"There are no stupid questions, but there are a lot of inquisitive idiots." - from Citadel by John Ringo
XFSUgimpLB41X From United States of America, joined Aug 2000, 3996 posts, RR: 36 Reply 20, posted (9 years 3 months 2 weeks 5 days 15 hours ago) and read 2966 times:
Actually..alot of airliners that have FMS...the FMS prefers DME-DME for position calculation and then backs it up with GPS..not GPS as the primary. This is true for almost every airliner that I know of. Pretty much the only time I have to get a map out is when our FMS fails...that's happened twice. No big deal, just go back to the "normal" way of navigating...I enjoy it that way actually. I've had to pull out a map a few other times...though usually we are just going direct to somewhere and there's not much a need to have one out.
Jetguy From , joined Dec 1969, posts, RR: Reply 21, posted (9 years 3 months 2 weeks 5 days 15 hours ago) and read 2964 times:
That's not always the case, in fact, it might indicate that there may be a problem with the system setup. On almost all modern FMSes the computer prioritizes the various available position inputs (DME/DME, GPS, INS, IRS, Loran, etc.) to come up with what manufacturers call the "Best Computed Position" via the use of a "Kolsman" filter. Almost all modern FMS/FMC systems (including the Universal UNS-1 in it's various iterations) use GPS as primary position source, but ONLY if a valid and useable GPS signal is available. The FMSes only use the Kolsmann Filter to come up with a BCP when no valid GPS is available.
AAR90 From United States of America, joined Jan 2000, 3410 posts, RR: 50 Reply 23, posted (9 years 3 months 2 weeks 4 days 8 hours ago) and read 2850 times:
I can't speak for the airline crews out there today, but in our corporate birds with dual or triple FMS installations with moving map displays on the MFDs there's really not a lot of point in having the maps out and following along during the enroute phase of the flight.
The point of having a chart "readily available" is the FAA requires it. FAA assigned POI for AA interprets that to mean the chart must be out of the kit bag/binder. The cost of not pulling out the chart is $10,000.00 so I pull mine out each and every flight. Have not opened one up to actually look at one in more than a year though.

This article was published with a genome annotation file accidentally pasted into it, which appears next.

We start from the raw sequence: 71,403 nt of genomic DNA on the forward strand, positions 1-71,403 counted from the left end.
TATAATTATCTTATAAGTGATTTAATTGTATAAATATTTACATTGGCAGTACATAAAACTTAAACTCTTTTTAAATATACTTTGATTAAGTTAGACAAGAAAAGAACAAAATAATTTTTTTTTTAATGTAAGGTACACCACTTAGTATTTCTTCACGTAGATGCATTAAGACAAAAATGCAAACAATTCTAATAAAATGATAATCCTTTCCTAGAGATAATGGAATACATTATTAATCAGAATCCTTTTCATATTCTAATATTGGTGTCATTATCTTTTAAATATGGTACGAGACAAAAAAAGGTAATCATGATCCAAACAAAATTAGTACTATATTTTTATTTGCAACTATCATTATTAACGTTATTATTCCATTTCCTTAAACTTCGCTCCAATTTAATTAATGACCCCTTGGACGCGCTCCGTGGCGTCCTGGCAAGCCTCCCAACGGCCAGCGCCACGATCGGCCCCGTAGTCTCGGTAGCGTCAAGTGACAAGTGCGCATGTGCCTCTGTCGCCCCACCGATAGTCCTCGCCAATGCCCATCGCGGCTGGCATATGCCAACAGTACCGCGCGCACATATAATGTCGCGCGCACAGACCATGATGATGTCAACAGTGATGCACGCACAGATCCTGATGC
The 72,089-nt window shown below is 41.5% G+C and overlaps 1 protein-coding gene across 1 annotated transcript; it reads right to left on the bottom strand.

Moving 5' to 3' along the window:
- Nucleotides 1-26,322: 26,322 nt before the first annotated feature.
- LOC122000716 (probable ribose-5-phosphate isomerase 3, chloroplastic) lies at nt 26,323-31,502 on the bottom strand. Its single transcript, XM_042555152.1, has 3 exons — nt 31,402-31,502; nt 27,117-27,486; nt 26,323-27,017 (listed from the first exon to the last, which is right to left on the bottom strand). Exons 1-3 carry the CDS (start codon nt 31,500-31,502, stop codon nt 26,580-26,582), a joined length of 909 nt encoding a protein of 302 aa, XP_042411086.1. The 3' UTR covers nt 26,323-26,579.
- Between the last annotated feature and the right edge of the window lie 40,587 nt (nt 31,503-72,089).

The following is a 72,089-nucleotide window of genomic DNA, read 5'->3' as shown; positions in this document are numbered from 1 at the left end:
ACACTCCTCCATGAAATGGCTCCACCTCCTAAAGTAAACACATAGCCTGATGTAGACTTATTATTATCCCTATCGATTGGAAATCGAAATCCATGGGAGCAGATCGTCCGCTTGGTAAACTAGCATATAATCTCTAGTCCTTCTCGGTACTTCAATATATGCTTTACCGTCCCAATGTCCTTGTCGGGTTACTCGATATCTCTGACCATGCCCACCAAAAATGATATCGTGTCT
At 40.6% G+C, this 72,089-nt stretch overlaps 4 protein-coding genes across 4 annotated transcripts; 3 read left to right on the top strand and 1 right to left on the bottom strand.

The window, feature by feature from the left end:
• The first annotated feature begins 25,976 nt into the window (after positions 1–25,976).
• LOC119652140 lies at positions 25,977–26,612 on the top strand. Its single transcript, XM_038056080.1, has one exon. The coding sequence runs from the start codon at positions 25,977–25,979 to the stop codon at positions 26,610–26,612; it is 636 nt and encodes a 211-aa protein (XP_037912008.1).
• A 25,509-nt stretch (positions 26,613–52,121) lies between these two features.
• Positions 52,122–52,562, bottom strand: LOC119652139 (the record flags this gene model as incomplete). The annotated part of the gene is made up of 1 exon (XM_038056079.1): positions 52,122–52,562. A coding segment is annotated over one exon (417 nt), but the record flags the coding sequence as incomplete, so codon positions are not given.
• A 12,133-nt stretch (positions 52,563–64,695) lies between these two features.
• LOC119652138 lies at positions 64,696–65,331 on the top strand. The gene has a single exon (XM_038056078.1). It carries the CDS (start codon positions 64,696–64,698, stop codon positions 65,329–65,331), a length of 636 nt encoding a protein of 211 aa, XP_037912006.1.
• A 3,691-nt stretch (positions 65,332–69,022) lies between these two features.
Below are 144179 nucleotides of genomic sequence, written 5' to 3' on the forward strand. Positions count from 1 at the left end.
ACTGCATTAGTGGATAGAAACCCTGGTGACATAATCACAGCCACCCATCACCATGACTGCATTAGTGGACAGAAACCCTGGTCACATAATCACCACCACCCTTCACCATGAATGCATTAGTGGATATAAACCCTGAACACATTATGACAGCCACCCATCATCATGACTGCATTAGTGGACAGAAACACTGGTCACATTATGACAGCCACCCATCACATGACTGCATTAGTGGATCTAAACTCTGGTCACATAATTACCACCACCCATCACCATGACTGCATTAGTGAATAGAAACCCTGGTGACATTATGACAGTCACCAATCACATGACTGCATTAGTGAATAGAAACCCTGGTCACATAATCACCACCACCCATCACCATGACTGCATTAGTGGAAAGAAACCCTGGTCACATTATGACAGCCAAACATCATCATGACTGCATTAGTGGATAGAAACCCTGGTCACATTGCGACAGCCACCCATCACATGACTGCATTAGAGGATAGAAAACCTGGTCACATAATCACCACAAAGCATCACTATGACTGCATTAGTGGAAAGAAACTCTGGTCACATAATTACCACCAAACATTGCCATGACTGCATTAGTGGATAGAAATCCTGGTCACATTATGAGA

*NO CARRIER* -- A Naval Aviator's worst nightmare!
Jetguy From , joined Dec 1969, posts, RR: Reply 24, posted (9 years 3 months 2 weeks 4 days 7 hours ago) and read 2834 times:
You're absolutely correct about that. We keep our high altitude enroute charts out of the book and safely stowed (read: readily available) in the copilot's chart pocket on the R/H cockpit sidewall.
25 B747skipper: For us, the dispatcher prints all SIDs, STARs and APP charts before departure from a Jeppesen CD. We then receive a flight folder containing our CFP f
26 Ba299: Hey skipper, do you know the name of that jeppesen sys.??
27 Jetguy: Ba299... I'm sure that he's probably talking about JeppView. We've been using it for years. It's a great tool. Jetguy
28 Airplay: Actually..alot of airliners that have FMS...the FMS prefers DME-DME for position calculation and then backs it up with GPS..not GPS as the primary. Ab
29 XFSUgimpLB41X: Airplay- .most airliners use DME/DME as primary with GPS as a backup. Our's poops a brick if it loses VOR reception...but is cooler than a polar bears
30 Ba299: XFSUgimpLB41X I talked about the 777 in the BA fleet. May be that other airlines use other system.
31 XFSUgimpLB41X: Ba299- Sorry if that was unclear- I was referring Airplay back to your post.
32 L-188: You realize that there have never been maps in cockpits. We call them "Charts" [Edited 2004-03-08 13:53:31]
33 Ba299: XFSUgimpLB41X It was clear but. I was referring to our 777 may be other airlines use other sys
34 Airplay: Airplay- .most airliners use DME/DME as primary with GPS as a backup. Our's poops a brick if it loses VOR reception...but is cooler than a polar bears